This isn't mere conjecture: over a five-year time period, the FTSE4Good UK Benchmark saw 29.3 per cent returns, compared to the FTSE All Share's 26.4 per cent return. In this example, ethical investment was not just an effective substitute for mainstream investment: it outperformed it by almost three per cent.

Set against this context, the case for investing in funds which in turn invest in companies that are doing good for society, the environment, animal welfare, the aged, children, refugees, or any other cause becomes clear.

Expert opinion is predominantly positive
One of the more important litmus tests for ethical investment is the level of fund manager support. These professional investors are amongst the most knowledgeable on the subject and they would reject socially responsible investments if they were unprofitable, expensive, and overly risky.

The overwhelming majority of fund managers now either accept or proactively advocate the merits of ethical investing. Those at the forefront of the movement, lobby businesses for greater visibility and disclosure policies around sustainability, and actively engage retail companies on issues such as supply chain management and gender diversity.

And while many will doubtless be doing so with the best motives, we must remember that fund managers are essentially creatures of exhaustive risk assessment, ever-focused on maximising returns. Incorporating ethical elements can enhance due diligence considerations and screen out potentially scandal prone ‘sin stock' investments thereby creating more robust portfolios.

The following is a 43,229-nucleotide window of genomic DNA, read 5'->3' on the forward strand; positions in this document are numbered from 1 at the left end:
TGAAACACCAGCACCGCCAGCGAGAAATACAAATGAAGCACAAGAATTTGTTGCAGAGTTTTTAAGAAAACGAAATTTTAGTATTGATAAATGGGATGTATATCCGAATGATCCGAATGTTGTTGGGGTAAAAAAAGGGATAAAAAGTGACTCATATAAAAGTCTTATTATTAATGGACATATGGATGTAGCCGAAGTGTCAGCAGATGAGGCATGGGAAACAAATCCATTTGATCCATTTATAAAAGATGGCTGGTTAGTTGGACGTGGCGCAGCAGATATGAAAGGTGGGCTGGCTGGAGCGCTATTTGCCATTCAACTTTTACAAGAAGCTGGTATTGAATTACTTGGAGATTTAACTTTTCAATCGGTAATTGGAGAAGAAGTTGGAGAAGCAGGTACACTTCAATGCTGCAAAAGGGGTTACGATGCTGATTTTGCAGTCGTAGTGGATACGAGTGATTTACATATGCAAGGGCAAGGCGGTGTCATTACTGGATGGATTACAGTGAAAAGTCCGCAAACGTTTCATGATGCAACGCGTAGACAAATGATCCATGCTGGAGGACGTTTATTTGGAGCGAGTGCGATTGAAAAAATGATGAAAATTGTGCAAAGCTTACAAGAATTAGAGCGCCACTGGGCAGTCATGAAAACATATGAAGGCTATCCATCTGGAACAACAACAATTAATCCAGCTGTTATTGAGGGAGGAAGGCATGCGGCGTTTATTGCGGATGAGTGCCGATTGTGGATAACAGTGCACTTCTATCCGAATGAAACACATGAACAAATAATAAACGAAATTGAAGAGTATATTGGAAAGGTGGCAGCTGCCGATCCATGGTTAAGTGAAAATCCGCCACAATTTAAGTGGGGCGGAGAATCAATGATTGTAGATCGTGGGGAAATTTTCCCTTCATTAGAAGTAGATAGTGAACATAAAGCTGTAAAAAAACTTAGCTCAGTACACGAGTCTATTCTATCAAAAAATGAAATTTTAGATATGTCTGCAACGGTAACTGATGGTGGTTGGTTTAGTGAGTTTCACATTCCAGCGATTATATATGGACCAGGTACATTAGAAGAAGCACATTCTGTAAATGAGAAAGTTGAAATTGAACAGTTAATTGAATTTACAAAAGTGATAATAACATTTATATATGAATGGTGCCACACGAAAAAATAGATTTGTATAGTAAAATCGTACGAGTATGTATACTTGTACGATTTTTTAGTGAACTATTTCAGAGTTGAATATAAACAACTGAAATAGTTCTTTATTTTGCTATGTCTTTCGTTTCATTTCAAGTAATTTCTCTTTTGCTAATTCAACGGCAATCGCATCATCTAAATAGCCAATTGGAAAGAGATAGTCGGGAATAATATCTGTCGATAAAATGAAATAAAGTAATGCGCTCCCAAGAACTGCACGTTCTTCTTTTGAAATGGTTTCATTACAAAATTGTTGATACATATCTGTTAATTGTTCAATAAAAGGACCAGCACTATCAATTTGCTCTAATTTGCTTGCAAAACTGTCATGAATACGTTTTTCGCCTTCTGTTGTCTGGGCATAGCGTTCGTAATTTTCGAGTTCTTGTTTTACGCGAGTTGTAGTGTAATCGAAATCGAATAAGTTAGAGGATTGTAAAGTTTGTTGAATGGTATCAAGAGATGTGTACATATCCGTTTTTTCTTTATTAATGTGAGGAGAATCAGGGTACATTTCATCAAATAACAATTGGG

A portfolio for optimists, a portfolio for cynics
Even if one were to believe that socially responsible investments offer little in the way of positive impact, they are still worth considering simply based on their performance history. But investors who also believe that they can contribute to positive change, have plenty of evidence to back that opinion up.

Impact investing focuses on achieving specific socially and environmentally friendly goals through investing in companies involved in the provision of sustainable home appliances, building vital infrastructure, supplying clean water, and offering responsible loans to entrepreneurs through microfinance organisations. These are just a few examples: whatever the favoured cause, there is a way to support it whilst targeting attractive returns in the process.

Neither mainstream investment nor socially responsible investment are immune from underperformance, but it's only the latter that is regularly subject to naysaying criticism from a small sub-section of the investment community. It is not naïve or sanctimonious to pursue this kind of investment: For investors approaching ethical investing from a position of apathetic cost-benefit calculation, it's often an excellent option. And for those who also want to make a tangible difference to corporate practices, social issues, and people's lives, it provides the opportunity to do just that.